Figure 3 - Source 
Figure 4 - Source 
Initialization. We assume that at time t we have a prior probability, S, for our state at time t-1, x, and the weights of the particles representing the prior, w . We also assume that we know our control input u and our measurement, z, for the current time step, t . We are going to keep track of eta, which is a normalization factor that normalizes the weights so that they always sum to one (this is important because the weights are probabilities and the sum of the probability distribution is always one) .
Sampling. First we generate i samples (or particles) . We pull the samples from the discrete distribution given by w from the previous time step, t-1 . This is shown in Figure 5 below.
Control and diffusion. This step has two components to it . First, my robot moves according to the control input, u . This shifts all of my samples deterministically . Notice that they don’t all move the same amount, because my actions have some uncertainty (see Figure 4) but the key point is that they all move and I know how much they move because I know my control input, u . Then I need to account for the fact that there is some uncertainty in how my state changed (recall the stochastic drift from the Kalman filter) . I can do this by adding noise to each sample that I drew . Note that I add noise to the same particle, thereby multiplying the number of particles from that sample, according to how many times that particle was sampled before . If you look at Figure 4, this means that when I sampled from the first yellow particle from the previous distribution 3 times, that tells me that I need to generate 3 new particles by adding noise to the sample 3 times . This is representing the probability that I am at state x-t, given the probability that I was previously at state x-t-1 . This should make sense intuitively - if there was a good chance that I was at a particular state x at t-1, then the probability that I am now at state x at t given that I was at state x-t-1 before is high.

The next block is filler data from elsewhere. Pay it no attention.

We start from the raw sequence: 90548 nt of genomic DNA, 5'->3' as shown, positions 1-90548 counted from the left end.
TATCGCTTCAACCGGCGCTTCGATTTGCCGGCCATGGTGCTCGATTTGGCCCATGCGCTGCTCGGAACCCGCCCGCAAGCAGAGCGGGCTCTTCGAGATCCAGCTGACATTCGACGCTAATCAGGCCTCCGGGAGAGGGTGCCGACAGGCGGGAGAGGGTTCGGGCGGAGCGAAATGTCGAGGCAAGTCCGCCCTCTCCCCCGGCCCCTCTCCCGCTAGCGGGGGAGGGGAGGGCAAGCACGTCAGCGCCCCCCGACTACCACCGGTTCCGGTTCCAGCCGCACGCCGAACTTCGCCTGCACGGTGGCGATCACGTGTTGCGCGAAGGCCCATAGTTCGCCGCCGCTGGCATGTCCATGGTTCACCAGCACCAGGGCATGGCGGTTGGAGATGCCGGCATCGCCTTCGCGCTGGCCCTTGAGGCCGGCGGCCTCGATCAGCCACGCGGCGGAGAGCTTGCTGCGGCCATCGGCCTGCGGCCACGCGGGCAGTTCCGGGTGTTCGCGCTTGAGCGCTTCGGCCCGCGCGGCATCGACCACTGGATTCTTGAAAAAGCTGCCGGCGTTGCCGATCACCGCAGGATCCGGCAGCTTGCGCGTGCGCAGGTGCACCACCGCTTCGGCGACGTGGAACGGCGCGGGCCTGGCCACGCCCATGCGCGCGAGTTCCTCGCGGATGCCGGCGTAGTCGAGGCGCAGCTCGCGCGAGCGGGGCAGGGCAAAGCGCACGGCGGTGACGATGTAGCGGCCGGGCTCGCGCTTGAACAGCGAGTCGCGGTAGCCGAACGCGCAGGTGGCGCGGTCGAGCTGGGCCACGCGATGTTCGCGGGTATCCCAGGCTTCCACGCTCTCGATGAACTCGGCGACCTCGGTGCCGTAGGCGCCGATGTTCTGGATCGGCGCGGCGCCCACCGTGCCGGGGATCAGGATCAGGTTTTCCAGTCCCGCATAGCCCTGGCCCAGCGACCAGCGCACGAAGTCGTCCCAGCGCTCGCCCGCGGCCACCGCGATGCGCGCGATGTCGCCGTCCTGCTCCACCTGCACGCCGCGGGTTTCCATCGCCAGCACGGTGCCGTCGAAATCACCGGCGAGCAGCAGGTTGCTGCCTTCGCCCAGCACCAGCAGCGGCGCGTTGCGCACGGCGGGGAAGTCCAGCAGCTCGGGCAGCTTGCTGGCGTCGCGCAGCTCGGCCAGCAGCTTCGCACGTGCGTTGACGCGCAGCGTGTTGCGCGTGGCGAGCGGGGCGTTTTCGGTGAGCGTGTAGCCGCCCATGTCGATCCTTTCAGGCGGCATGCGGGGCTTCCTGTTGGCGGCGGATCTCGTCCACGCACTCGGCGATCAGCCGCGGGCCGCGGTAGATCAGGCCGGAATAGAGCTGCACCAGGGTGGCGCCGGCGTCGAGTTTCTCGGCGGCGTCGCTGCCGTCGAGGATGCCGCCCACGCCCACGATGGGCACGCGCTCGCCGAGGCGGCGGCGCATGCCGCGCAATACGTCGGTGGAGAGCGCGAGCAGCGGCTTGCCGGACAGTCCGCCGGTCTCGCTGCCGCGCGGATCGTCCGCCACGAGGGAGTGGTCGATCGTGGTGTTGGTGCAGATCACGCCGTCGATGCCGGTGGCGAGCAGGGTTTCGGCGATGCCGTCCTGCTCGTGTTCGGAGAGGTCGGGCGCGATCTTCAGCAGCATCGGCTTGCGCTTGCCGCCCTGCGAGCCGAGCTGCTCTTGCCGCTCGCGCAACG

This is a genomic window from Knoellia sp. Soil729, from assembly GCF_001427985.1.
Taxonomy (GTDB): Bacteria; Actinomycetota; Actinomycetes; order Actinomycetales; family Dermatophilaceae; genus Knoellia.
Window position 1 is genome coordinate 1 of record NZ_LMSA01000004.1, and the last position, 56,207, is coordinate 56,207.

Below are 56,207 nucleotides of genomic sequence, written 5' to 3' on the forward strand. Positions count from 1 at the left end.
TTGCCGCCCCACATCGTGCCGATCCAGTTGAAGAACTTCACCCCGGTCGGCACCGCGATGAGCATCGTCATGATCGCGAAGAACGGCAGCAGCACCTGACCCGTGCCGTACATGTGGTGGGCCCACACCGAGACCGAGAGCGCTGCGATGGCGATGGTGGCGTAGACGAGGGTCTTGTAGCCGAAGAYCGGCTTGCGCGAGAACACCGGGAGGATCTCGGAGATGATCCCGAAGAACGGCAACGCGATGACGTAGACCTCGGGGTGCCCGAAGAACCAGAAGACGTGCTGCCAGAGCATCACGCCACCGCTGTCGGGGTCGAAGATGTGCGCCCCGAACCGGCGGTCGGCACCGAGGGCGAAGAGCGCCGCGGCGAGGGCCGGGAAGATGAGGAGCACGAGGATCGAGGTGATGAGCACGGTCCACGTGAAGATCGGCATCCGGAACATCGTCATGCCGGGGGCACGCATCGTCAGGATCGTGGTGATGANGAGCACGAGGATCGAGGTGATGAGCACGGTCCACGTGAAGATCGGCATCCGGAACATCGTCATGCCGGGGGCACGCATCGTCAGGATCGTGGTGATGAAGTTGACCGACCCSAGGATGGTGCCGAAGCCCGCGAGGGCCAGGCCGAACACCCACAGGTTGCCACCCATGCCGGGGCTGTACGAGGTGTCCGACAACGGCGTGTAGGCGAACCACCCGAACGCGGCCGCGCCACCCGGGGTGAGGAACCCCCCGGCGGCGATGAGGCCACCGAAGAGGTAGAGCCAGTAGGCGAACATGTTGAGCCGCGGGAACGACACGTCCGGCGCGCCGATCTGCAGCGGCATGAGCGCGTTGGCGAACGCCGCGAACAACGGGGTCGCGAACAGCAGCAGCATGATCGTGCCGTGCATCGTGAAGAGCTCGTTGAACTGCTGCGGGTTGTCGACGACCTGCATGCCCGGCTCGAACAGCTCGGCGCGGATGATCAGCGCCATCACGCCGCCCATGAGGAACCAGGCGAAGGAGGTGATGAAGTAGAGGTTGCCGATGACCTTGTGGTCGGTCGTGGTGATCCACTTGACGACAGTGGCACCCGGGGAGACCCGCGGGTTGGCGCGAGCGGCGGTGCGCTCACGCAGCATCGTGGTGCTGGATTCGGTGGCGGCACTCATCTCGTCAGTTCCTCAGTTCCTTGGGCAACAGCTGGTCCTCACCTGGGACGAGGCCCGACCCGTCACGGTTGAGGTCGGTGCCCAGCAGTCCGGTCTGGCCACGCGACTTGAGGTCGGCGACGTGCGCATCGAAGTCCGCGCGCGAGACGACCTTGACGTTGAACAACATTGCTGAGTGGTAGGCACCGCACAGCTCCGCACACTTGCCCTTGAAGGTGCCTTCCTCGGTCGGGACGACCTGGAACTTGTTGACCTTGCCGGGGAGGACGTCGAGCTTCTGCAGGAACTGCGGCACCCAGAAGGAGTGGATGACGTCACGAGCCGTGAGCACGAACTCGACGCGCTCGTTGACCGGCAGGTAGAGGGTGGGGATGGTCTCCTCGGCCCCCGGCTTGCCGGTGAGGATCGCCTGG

Reweight. Now I have taken a measurement, and I use that data to update the weights of all my particles using the likelihood of that measurement . This generates my new row of yellow particles in Figure 4. It also affects the density of all my particles as shown in Figure 6 . The particles that represent a higher probability that I am really at that location are now bigger than the particles that have a lower probability of being the true state .
Update normalization factor. This is just a bookkeeping step - I need to add up all of my weights to get the normalization factor that ensures that the weights will add up to 1, since they represent probabilities .
Insert. Now I need to add my new prior distribution of particles to my set, S, so that I can use them for the next time step .
Normalize. Finally, I divide through all of my individual weights by the normalization factor . This way, when I need to use the weights to drive the sampling of my prior, S, at the beginning of the next iteration of the algorithm, they will represent the probability of pulling a sample from each particle . We can see the effect of the weights in Figure 7 which shows what the distribution of particles will be on the next time step, given how we adjusted the prior distribution on the last time step . Notice that the particles have shifted to the right along with the robot .
Hopefully you can see that as we iterate through this algorithm, we will continuously tighten the distribution of particles until we are very certain of our current location. This wraps up our discussion of tracking and filtering, I hope you found it useful.
 Svensson, A. “Particle Filter Explained without Equations.” Uppsala Universitat. 08 Oct 2013. https://www.youtube.com/watch?v=aUkBa1zMKv4 Visited 13 May 2020.
 Bobick, A. “Lesson 45: 7C-L1 Bayes filters.” Introduction to Computer Vision. Udacity. https://classroom.udacity.com/courses/ud810/lessons/3315558624/concepts/33205886160923 Visited 13 May 2020.
 Bobick, A. “Lesson 46: 7C-L2 Particle filters.” Introduction to Computer Vision. Udacity. https://www.youtube.com/watch?v=_LjBba2hnfk Visited 13 May 2020.